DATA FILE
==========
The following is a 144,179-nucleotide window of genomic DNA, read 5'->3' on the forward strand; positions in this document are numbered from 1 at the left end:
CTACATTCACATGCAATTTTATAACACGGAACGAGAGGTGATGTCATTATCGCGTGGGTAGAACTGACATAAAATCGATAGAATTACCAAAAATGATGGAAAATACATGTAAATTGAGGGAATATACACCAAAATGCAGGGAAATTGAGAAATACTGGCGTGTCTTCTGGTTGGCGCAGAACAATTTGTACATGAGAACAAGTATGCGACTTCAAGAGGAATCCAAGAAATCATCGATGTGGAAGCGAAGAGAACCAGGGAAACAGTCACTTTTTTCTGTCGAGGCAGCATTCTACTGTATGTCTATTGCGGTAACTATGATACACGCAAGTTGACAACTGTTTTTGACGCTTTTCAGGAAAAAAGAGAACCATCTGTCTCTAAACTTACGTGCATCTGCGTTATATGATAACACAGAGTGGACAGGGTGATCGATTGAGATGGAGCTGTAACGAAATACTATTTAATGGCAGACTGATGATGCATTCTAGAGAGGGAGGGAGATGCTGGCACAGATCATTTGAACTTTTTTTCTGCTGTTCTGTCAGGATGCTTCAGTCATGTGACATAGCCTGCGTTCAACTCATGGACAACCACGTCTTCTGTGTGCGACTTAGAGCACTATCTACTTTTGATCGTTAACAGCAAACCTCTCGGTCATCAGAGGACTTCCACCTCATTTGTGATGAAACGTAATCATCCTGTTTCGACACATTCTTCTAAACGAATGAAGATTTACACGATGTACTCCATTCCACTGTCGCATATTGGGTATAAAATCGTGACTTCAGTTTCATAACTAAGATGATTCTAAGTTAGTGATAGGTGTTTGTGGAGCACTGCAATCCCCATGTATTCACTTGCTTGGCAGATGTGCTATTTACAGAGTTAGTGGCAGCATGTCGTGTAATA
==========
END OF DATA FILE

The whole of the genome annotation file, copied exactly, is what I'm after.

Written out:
The following is a 144,179-nucleotide window of genomic DNA, read 5'->3' on the forward strand; positions in this document are numbered from 1 at the left end:
CTACATTCACATGCAATTTTATAACACGGAACGAGAGGTGATGTCATTATCGCGTGGGTAGAACTGACATAAAATCGATAGAATTACCAAAAATGATGGAAAATACATGTAAATTGAGGGAATATACACCAAAATGCAGGGAAATTGAGAAATACTGGCGTGTCTTCTGGTTGGCGCAGAACAATTTGTACATGAGAACAAGTATGCGACTTCAAGAGGAATCCAAGAAATCATCGATGTGGAAGCGAAGAGAACCAGGGAAACAGTCACTTTTTTCTGTCGAGGCAGCATTCTACTGTATGTCTATTGCGGTAACTATGATACACGCAAGTTGACAACTGTTTTTGACGCTTTTCAGGAAAAAAGAGAACCATCTGTCTCTAAACTTACGTGCATCTGCGTTATATGATAACACAGAGTGGACAGGGTGATCGATTGAGATGGAGCTGTAACGAAATACTATTTAATGGCAGACTGATGATGCATTCTAGAGAGGGAGGGAGATGCTGGCACAGATCATTTGAACTTTTTTTCTGCTGTTCTGTCAGGATGCTTCAGTCATGTGACATAGCCTGCGTTCAACTCATGGACAACCACGTCTTCTGTGTGCGACTTAGAGCACTATCTACTTTTGATCGTTAACAGCAAACCTCTCGGTCATCAGAGGACTTCCACCTCATTTGTGATGAAACGTAATCATCCTGTTTCGACACATTCTTCTAAACGAATGAAGATTTACACGATGTACTCCATTCCACTGTCGCATATTGGGTATAAAATCGTGACTTCAGTTTCATAACTAAGATGATTCTAAGTTAGTGATAGGTGTTTGTGGAGCACTGCAATCCCCATGTATTCACTTGCTTGGCAGATGTGCTATTTACAGAGTTAGTGGCAGCATGTCGTGTAATA